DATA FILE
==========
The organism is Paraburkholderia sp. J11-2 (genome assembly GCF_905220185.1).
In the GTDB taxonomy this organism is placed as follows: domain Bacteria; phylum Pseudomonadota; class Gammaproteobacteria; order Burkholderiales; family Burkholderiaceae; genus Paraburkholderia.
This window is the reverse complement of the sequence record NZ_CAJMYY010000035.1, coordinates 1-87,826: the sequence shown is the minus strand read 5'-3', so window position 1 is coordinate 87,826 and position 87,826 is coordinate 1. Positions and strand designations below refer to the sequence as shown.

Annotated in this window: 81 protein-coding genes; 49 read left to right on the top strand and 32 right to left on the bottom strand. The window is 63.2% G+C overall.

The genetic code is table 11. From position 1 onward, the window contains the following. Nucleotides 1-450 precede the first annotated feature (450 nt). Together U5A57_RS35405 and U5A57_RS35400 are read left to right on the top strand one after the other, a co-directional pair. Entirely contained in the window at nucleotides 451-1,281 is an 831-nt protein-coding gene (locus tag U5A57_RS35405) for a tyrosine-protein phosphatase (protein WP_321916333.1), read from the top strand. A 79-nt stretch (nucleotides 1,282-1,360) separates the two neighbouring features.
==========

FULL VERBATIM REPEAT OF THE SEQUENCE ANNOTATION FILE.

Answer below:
The organism is Paraburkholderia sp. J11-2 (genome assembly GCF_905220185.1).
In the GTDB taxonomy this organism is placed as follows: domain Bacteria; phylum Pseudomonadota; class Gammaproteobacteria; order Burkholderiales; family Burkholderiaceae; genus Paraburkholderia.
This window is the reverse complement of the sequence record NZ_CAJMYY010000035.1, coordinates 1-87,826: the sequence shown is the minus strand read 5'-3', so window position 1 is coordinate 87,826 and position 87,826 is coordinate 1. Positions and strand designations below refer to the sequence as shown.

Annotated in this window: 81 protein-coding genes; 49 read left to right on the top strand and 32 right to left on the bottom strand. The window is 63.2% G+C overall.

The genetic code is table 11. From position 1 onward, the window contains the following. Nucleotides 1-450 precede the first annotated feature (450 nt). Together U5A57_RS35405 and U5A57_RS35400 are read left to right on the top strand one after the other, a co-directional pair. Entirely contained in the window at nucleotides 451-1,281 is an 831-nt protein-coding gene (locus tag U5A57_RS35405) for a tyrosine-protein phosphatase (protein WP_321916333.1), read from the top strand. A 79-nt stretch (nucleotides 1,282-1,360) separates the two neighbouring features.